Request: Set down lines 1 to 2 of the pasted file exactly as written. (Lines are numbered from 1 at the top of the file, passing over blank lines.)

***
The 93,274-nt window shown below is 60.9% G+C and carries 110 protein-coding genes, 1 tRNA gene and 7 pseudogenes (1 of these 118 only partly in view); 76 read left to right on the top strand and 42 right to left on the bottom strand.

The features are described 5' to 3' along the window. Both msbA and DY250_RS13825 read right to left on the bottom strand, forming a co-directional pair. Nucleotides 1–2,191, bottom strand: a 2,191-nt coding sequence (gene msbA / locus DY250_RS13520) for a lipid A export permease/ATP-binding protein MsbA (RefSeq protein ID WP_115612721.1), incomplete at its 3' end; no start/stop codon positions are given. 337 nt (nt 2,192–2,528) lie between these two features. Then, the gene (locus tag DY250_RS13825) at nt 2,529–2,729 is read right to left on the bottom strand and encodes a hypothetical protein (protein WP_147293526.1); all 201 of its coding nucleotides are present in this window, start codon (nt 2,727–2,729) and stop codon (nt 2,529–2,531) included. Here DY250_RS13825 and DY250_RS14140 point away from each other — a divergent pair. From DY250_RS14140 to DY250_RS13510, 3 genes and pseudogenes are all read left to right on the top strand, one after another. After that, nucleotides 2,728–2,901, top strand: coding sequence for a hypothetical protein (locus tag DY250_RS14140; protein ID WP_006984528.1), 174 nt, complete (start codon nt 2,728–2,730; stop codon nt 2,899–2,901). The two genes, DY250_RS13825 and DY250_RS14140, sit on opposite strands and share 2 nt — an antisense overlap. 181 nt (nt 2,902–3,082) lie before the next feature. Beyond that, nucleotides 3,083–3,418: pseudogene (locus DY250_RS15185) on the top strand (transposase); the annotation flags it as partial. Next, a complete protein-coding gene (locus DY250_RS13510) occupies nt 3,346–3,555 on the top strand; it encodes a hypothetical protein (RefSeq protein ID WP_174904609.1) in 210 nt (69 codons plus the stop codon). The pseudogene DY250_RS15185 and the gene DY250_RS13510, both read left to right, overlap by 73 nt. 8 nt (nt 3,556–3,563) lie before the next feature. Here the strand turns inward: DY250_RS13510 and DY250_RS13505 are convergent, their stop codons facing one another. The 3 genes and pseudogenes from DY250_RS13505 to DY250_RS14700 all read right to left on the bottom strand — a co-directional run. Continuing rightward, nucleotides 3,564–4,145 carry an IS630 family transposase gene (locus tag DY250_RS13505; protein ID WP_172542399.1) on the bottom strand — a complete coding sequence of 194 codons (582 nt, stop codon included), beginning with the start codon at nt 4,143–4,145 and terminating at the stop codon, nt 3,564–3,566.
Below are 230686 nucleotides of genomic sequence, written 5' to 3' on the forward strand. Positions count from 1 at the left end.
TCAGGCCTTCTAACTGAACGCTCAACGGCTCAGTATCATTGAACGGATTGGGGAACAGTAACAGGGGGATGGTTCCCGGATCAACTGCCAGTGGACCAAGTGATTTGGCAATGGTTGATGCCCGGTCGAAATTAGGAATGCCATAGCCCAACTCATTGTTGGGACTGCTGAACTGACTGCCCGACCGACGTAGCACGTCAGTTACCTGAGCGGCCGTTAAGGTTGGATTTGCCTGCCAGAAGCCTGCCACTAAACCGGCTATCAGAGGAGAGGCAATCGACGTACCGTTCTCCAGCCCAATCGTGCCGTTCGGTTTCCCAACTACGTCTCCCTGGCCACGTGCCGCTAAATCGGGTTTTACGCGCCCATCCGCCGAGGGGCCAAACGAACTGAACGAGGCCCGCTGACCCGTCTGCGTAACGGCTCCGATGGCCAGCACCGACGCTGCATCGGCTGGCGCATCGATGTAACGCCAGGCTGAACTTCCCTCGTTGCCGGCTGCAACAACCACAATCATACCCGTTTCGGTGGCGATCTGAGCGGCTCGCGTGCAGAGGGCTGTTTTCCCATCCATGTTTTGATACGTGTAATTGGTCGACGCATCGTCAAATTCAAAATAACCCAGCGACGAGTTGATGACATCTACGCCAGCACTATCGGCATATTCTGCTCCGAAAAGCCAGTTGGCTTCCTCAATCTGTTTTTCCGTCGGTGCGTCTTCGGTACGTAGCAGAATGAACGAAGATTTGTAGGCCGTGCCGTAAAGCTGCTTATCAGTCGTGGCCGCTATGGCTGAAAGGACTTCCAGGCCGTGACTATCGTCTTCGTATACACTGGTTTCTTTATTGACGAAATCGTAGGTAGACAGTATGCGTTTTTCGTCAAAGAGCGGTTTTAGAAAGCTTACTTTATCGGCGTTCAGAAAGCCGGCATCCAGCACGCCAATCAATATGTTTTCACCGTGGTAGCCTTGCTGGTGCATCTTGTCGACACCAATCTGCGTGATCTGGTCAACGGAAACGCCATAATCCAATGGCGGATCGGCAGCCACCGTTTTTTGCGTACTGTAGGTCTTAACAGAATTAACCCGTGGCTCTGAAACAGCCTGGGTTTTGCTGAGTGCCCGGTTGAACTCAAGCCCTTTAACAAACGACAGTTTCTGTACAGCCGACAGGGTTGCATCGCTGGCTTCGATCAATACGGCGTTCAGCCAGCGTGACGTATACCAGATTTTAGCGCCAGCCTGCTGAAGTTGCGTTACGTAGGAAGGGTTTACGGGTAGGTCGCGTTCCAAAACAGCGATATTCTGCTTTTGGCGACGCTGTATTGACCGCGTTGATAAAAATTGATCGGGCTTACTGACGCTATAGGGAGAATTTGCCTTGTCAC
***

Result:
The 93,274-nt window shown below is 60.9% G+C and carries 110 protein-coding genes, 1 tRNA gene and 7 pseudogenes (1 of these 118 only partly in view); 76 read left to right on the top strand and 42 right to left on the bottom strand.

The features are described 5' to 3' along the window. Both msbA and DY250_RS13825 read right to left on the bottom strand, forming a co-directional pair. Nucleotides 1–2,191, bottom strand: a 2,191-nt coding sequence (gene msbA / locus DY250_RS13520) for a lipid A export permease/ATP-binding protein MsbA (RefSeq protein ID WP_115612721.1), incomplete at its 3' end; no start/stop codon positions are given. 337 nt (nt 2,192–2,528) lie between these two features. Then, the gene (locus tag DY250_RS13825) at nt 2,529–2,729 is read right to left on the bottom strand and encodes a hypothetical protein (protein WP_147293526.1); all 201 of its coding nucleotides are present in this window, start codon (nt 2,727–2,729) and stop codon (nt 2,529–2,531) included. Here DY250_RS13825 and DY250_RS14140 point away from each other — a divergent pair. From DY250_RS14140 to DY250_RS13510, 3 genes and pseudogenes are all read left to right on the top strand, one after another. After that, nucleotides 2,728–2,901, top strand: coding sequence for a hypothetical protein (locus tag DY250_RS14140; protein ID WP_006984528.1), 174 nt, complete (start codon nt 2,728–2,730; stop codon nt 2,899–2,901). The two genes, DY250_RS13825 and DY250_RS14140, sit on opposite strands and share 2 nt — an antisense overlap. 181 nt (nt 2,902–3,082) lie before the next feature. Beyond that, nucleotides 3,083–3,418: pseudogene (locus DY250_RS15185) on the top strand (transposase); the annotation flags it as partial. Next, a complete protein-coding gene (locus DY250_RS13510) occupies nt 3,346–3,555 on the top strand; it encodes a hypothetical protein (RefSeq protein ID WP_174904609.1) in 210 nt (69 codons plus the stop codon). The pseudogene DY250_RS15185 and the gene DY250_RS13510, both read left to right, overlap by 73 nt. 8 nt (nt 3,556–3,563) lie before the next feature. Here the strand turns inward: DY250_RS13510 and DY250_RS13505 are convergent, their stop codons facing one another. The 3 genes and pseudogenes from DY250_RS13505 to DY250_RS14700 all read right to left on the bottom strand — a co-directional run. Continuing rightward, nucleotides 3,564–4,145 carry an IS630 family transposase gene (locus tag DY250_RS13505; protein ID WP_172542399.1) on the bottom strand — a complete coding sequence of 194 codons (582 nt, stop codon included), beginning with the start codon at nt 4,143–4,145 and terminating at the stop codon, nt 3,564–3,566.